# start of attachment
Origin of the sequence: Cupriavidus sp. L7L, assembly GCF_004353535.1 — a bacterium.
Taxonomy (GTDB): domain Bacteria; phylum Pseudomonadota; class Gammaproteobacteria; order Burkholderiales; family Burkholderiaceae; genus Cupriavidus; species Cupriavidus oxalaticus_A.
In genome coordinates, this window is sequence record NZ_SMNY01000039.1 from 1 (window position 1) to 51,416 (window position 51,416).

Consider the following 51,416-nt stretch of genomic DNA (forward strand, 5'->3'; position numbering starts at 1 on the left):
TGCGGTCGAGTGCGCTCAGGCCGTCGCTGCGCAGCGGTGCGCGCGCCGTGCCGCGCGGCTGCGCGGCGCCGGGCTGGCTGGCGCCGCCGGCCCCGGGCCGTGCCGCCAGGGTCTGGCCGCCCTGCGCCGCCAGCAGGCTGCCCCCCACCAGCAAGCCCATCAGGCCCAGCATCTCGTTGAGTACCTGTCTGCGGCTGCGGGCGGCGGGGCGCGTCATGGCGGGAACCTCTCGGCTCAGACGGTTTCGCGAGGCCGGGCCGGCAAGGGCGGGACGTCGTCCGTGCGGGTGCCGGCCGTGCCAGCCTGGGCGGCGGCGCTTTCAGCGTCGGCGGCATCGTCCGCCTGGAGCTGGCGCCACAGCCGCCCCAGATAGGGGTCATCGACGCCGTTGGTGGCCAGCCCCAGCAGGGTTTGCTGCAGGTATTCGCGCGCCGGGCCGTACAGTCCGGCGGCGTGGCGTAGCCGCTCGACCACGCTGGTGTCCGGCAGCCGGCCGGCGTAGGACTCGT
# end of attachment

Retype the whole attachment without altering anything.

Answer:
Origin of the sequence: Cupriavidus sp. L7L, assembly GCF_004353535.1 — a bacterium.
Taxonomy (GTDB): domain Bacteria; phylum Pseudomonadota; class Gammaproteobacteria; order Burkholderiales; family Burkholderiaceae; genus Cupriavidus; species Cupriavidus oxalaticus_A.
In genome coordinates, this window is sequence record NZ_SMNY01000039.1 from 1 (window position 1) to 51,416 (window position 51,416).

Consider the following 51,416-nt stretch of genomic DNA (forward strand, 5'->3'; position numbering starts at 1 on the left):
TGCGGTCGAGTGCGCTCAGGCCGTCGCTGCGCAGCGGTGCGCGCGCCGTGCCGCGCGGCTGCGCGGCGCCGGGCTGGCTGGCGCCGCCGGCCCCGGGCCGTGCCGCCAGGGTCTGGCCGCCCTGCGCCGCCAGCAGGCTGCCCCCCACCAGCAAGCCCATCAGGCCCAGCATCTCGTTGAGTACCTGTCTGCGGCTGCGGGCGGCGGGGCGCGTCATGGCGGGAACCTCTCGGCTCAGACGGTTTCGCGAGGCCGGGCCGGCAAGGGCGGGACGTCGTCCGTGCGGGTGCCGGCCGTGCCAGCCTGGGCGGCGGCGCTTTCAGCGTCGGCGGCATCGTCCGCCTGGAGCTGGCGCCACAGCCGCCCCAGATAGGGGTCATCGACGCCGTTGGTGGCCAGCCCCAGCAGGGTTTGCTGCAGGTATTCGCGCGCCGGGCCGTACAGTCCGGCGGCGTGGCGTAGCCGCTCGACCACGCTGGTGTCCGGCAGCCGGCCGGCGTAGGACTCGT